Category: Income Tax

Failing to take your record keeping obligations seriously as a landlord could mean that you pay more tax than necessary, or worse that you could be on the receiving end of a penalty from HMRC.

Buying a property to let – the importance of keeping records from day one

For tax purposes, good record keeping is essential. Without complete and accurate records, it will not be possible to provide correct details of taxable income or to benefit from allowable deductions. Aside from the risk of paying more tax than is necessary, landlords who fail to take their record keeping obligations seriously may also find that they are on the receiving end of a penalty from HMRC.

Recording expenses

A deduction is available for expenses that are incurred wholly and exclusively for the purposes of the rental business. A deduction is available for qualifying revenue expenses regardless of whether the accounts are prepared on the cash basis or under the traditional accruals basis.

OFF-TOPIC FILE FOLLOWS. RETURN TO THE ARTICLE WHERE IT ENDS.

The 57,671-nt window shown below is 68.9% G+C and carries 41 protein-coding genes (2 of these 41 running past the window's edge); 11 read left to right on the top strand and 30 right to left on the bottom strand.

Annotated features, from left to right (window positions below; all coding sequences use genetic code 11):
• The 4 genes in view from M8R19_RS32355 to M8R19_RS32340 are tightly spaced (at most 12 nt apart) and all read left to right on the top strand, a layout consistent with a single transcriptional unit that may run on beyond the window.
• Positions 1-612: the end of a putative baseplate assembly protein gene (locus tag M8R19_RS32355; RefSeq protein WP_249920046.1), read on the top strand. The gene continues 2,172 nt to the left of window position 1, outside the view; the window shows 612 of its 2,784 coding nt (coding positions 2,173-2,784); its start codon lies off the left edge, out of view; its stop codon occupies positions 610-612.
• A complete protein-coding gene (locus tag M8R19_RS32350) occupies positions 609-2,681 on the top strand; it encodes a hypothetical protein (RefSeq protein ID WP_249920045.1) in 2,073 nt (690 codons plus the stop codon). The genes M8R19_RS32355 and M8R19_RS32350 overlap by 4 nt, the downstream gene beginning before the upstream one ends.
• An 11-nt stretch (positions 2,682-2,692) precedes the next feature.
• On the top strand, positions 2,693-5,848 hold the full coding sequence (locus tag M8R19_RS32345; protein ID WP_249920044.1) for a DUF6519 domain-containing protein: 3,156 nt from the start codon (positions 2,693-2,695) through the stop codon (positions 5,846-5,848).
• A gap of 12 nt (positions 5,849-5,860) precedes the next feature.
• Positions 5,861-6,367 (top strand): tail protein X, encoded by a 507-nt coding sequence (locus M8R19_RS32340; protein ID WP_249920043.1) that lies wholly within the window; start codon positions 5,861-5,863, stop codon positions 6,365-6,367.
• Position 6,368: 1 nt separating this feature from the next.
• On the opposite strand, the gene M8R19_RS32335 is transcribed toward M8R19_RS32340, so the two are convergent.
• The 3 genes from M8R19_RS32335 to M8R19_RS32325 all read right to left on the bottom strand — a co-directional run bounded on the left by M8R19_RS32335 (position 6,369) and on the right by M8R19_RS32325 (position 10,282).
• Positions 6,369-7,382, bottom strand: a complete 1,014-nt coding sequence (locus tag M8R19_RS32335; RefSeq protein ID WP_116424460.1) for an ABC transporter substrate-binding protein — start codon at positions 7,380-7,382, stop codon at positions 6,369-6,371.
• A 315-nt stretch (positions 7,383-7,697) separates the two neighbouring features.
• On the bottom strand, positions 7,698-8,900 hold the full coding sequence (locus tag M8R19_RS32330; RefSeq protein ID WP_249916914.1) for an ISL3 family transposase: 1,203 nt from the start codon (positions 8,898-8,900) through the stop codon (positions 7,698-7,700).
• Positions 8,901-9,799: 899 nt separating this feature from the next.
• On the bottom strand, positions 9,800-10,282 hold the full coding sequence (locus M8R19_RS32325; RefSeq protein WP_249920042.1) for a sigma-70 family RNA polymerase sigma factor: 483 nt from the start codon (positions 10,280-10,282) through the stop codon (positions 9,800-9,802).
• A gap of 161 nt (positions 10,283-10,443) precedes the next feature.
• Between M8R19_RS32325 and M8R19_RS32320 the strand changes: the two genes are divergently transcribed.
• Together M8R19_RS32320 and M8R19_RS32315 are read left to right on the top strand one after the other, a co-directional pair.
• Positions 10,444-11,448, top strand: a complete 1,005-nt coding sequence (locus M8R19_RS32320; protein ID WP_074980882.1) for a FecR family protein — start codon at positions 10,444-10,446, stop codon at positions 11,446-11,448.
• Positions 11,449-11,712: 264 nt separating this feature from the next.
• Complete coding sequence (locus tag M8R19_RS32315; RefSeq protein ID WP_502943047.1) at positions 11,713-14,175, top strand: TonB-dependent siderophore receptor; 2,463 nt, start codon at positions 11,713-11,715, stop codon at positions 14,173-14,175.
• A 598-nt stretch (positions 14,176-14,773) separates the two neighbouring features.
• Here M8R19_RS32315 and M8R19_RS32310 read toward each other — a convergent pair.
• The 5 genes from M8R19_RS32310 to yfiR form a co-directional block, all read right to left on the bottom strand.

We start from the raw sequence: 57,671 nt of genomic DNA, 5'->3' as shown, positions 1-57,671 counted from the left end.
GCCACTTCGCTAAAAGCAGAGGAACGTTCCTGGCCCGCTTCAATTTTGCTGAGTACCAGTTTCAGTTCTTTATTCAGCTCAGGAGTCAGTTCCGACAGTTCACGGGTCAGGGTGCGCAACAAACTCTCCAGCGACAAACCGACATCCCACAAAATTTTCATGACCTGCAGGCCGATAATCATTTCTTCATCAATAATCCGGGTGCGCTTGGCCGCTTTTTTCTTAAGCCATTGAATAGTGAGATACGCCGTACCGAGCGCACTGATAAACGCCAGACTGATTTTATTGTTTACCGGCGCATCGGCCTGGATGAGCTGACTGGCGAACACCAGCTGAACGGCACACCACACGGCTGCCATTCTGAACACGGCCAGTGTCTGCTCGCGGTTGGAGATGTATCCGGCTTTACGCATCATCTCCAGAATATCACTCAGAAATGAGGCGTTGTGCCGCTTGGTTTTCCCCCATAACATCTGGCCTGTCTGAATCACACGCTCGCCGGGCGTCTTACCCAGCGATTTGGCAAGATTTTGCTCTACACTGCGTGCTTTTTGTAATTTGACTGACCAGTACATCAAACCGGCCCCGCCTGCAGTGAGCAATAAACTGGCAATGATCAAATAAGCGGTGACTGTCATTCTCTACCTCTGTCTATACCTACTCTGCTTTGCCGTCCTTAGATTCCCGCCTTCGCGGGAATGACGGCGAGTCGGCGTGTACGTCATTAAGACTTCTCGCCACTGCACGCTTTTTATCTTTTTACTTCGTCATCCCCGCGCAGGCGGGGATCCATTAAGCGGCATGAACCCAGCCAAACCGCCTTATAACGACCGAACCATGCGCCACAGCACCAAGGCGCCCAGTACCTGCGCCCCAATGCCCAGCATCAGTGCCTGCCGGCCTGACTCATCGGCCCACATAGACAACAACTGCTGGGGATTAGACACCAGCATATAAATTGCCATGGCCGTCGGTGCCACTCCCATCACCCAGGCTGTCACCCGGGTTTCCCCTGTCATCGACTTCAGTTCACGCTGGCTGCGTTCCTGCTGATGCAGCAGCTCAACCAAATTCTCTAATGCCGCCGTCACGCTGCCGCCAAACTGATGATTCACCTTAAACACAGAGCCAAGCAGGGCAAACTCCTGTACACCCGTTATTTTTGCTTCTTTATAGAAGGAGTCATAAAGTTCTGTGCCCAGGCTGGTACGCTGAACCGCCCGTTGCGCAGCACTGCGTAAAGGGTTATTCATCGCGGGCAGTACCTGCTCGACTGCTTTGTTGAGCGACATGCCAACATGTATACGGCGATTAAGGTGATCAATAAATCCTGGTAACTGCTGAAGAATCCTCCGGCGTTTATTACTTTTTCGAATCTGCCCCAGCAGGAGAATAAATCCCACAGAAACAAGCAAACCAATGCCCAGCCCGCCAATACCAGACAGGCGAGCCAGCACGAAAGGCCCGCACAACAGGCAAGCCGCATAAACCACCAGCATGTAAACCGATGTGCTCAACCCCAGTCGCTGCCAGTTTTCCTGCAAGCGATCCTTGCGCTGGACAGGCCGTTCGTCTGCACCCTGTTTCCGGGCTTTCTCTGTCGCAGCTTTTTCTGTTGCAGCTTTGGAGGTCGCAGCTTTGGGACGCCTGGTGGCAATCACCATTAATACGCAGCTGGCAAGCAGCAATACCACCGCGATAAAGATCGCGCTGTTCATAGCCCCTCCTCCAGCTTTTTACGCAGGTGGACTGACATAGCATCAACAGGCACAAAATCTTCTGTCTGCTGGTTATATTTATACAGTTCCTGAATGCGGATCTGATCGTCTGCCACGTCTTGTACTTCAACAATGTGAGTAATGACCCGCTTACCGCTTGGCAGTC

Revenue expenses are varied and are those expenses incurred in the day to day running of the property rental business. They include:

  • office expenses
  • phone calls
  • cost of advertising for tenants
  • fees paid to a managing agent
  • cleaning costs
  • insurance
  • general maintenance and repairs

A record should be kept of all revenue expenses, supported by invoices, receipts and suchlike.

The treatment of capital expenditure depends on whether the cash or the accruals basis is used. For most smaller landlords, the cash basis is now the default basis.